"Bhishma said, 'The king, with an eye to both religious merit and profit whose considerations are often very intricate, should, without delay, appoint a priest possessed of learning and intimate acquaintance with the Vedas and the (other) scriptures. Those kings that have priests possessed of virtuous souls and conversant with policy, and that are themselves possessed of such attributes, enjoy prosperity in every direction. Both the priest and the king should have such qualities as are worthy of regard and should be observant of vows and penances. They would then succeed in supporting and aggrandising the subjects and the deities, the Pitris and the children. 1 It is laid down
that they should be possessed of similar hearts and should be each other's friends. In consequence of such friendship between Brahmana and Kshatriya, the subjects become happy. If they do not regard each other, destruction would overtake the people. The Brahmana and the Kshatriya are said to be the progenitors of all men. In this connection is cited the old story about the discourse between Aila's son and Kasyapa. Listen to it, O Yudhishthira.'
"Aila said, 'When the Brahmana forsakes the Kshatriya or the Kshatriya forsakes the Brahmana, who amongst them should be regarded superior and upon whom do the other orders rely and maintain themselves?'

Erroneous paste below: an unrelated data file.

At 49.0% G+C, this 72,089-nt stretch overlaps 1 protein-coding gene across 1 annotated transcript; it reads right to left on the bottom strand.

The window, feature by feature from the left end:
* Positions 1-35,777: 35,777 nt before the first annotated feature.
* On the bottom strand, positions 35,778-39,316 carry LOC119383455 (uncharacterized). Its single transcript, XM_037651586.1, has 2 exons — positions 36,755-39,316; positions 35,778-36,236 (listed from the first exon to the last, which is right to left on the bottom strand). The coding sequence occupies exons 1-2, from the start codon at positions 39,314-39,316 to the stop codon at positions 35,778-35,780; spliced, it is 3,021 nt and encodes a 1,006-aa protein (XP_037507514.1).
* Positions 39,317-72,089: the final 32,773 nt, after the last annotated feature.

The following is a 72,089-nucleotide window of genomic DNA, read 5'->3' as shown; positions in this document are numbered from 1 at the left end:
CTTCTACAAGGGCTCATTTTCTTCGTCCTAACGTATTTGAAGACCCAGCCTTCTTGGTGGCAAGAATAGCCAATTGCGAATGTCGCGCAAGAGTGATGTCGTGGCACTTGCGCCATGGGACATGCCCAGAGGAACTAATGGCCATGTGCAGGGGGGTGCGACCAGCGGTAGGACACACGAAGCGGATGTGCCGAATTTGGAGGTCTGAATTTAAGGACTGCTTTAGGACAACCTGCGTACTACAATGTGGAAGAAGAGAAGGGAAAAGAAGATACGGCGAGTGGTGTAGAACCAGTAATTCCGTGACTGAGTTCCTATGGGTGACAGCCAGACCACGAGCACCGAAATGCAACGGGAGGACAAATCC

"Kasyapa said, 'Ruin overtakes the kingdom of the Kshatriya when the Brahmana and Kshatriya contend with each other. Robbers infest that kingdom in which confusion prevails, and all good men regard the ruler to be a Mlechcha. Their oxen do not thrive, nor their children. Their pots (of milk) are not churned, and no sacrifices are performed there. The children do not study the Vedas in kingdoms where Brahmanas abandon Kshatriyas. In their houses wealth does not increase. Their children do not become good and do not study the scriptures and perform sacrifices. Those Kshatriyas that abandon Brahmanas become impure in blood and assume the nature of robbers. The Brahmana and the Kshatriya are connected with each other naturally, and each protects the other. The Kshatriya is the cause of the Brahmana's growth and the Brahmana is the cause of the Kshatriya's growth. When each helps the other, both attain to great prosperity. If their friendship, existing from days of old, breaks, a confusion sets over everything. No person desirous of crossing the ocean of life succeeds in his task even as a small boat floating on the bosom of the sea. The four orders of men become confounded and destruction overtakes all. If the Brahmana. who is like a tree is protected, gold and honey are showered. If, on the other hand, he is not protected, it then tears and sins are showered, When Brahmanas fall away from the Vedas and (in the absence of a Kshatriya ruler) seek protection from the scriptures, then Indra does not pour rain seasonably and diverse kinds of calamities ceaselessly afflict the kingdom. When a sinful wretch having slain a woman or a Brahmana does not incur obloquy in assemblies of fellowmen and has not to stand in fear of the king, then danger threatens the Kshatriya ruler. In consequence of the sins perpetrated by sinful men, the god Rudra appears in the kingdom. Indeed, the sinful by their sins bring upon them that god of vengeance. He then destroys all, the honest and the wicked alike (without making any distinction).'